Large mammals select conspicuous objects on which to deposit their scent marks, which may function to supplement the olfactory signal, visually and/or chemically. Analysing marking sites is paramount to understanding whether signallers could mitigate potential fitness costs by placing scents strategically toreduce time and energy investment. The defining characteristics of marking sites are unclear across species, and variation in the literature concerning selectivity may be explained by behavioural plasticity. We took an evolutionary perspective on the selection and spatial distribution of marking trees by brown bears, Ursus arctos, to account for such variation. Our hypothesis, that brown bears would be selective in the trees used for scent marking, was supported; the trees chosen were located in regularly visited areas, where the defence of a resource is needed. The criteria of a marking tree appear to be primarily location and then about properties that facilitate their use as a conspicuous object; bears selected rarer species and trees of larger size than the average available. Other features, such as aromatic properties of the species, bark texture and the ability of the bark to hold scent, may act additionally to determine a tree's marking potential. The energetic investment in manufacturing pungent volatile odours could be reduced if signallers utilize tree properties to attract receivers. Across mammalian taxa, whether a tree is selected for marking appears to vary based on environmental context; the principal function is to limit the energetic costs of producing scent marks by placing marks strategically to increase the likelihood of attracting potential receivers.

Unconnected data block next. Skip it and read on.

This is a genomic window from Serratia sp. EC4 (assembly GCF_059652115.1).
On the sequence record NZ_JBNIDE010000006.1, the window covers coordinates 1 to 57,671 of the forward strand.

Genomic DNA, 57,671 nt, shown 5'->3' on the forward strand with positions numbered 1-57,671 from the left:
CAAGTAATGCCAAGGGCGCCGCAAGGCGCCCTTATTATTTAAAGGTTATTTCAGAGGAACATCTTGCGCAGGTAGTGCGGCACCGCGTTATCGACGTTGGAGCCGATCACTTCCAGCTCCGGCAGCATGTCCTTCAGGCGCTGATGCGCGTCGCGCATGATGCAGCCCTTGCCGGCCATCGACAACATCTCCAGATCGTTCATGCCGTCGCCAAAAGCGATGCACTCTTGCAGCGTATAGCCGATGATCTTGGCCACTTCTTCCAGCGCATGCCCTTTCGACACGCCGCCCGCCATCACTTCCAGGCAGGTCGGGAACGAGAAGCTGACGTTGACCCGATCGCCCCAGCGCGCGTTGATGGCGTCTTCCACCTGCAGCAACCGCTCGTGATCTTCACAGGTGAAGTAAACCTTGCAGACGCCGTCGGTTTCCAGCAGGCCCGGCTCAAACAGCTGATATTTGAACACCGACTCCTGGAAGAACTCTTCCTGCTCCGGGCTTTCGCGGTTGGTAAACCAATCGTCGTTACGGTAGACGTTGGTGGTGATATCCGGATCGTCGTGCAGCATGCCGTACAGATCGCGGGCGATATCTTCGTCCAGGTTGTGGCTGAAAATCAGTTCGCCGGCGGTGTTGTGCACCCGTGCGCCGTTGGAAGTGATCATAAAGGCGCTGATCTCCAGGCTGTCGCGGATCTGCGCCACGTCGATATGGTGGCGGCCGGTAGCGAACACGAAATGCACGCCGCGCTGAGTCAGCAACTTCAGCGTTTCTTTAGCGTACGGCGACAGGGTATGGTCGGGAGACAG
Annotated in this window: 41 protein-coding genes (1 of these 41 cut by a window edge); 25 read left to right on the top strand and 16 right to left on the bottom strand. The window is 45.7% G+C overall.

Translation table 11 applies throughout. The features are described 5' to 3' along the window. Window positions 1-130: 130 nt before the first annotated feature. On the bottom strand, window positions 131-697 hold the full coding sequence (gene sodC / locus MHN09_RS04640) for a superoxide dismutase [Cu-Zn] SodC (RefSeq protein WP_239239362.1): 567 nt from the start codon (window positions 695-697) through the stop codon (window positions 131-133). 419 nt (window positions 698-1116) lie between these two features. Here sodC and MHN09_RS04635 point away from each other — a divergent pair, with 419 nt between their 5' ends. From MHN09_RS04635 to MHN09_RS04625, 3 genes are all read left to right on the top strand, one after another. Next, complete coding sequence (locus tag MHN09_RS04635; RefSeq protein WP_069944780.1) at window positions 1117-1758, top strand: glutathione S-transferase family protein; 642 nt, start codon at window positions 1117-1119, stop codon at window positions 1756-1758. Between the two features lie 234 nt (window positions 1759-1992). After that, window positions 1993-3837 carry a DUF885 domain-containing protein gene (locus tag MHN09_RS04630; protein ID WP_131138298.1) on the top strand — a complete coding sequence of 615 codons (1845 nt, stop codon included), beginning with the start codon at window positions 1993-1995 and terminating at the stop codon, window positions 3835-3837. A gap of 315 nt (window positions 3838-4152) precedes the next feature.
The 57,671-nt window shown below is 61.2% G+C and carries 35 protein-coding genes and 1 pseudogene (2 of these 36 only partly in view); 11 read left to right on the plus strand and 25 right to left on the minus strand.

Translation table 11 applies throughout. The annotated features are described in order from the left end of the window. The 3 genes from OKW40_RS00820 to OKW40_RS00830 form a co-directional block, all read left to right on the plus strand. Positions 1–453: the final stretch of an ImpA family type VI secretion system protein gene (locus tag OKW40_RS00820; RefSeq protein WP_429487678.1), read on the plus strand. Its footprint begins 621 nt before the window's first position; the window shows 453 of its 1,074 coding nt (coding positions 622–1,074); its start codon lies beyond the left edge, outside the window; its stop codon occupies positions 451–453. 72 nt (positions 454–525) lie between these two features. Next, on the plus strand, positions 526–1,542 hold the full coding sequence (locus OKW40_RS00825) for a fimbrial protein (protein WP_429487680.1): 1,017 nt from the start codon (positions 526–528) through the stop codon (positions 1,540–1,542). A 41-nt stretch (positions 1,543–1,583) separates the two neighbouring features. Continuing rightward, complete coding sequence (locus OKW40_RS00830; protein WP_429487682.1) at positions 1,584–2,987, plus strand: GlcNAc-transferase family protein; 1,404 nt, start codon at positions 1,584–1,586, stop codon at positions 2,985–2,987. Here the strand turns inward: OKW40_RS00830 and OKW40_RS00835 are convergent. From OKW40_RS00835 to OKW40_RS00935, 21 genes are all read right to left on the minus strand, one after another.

|Number of pages||7|
|Publication status||Published - Jun 2013|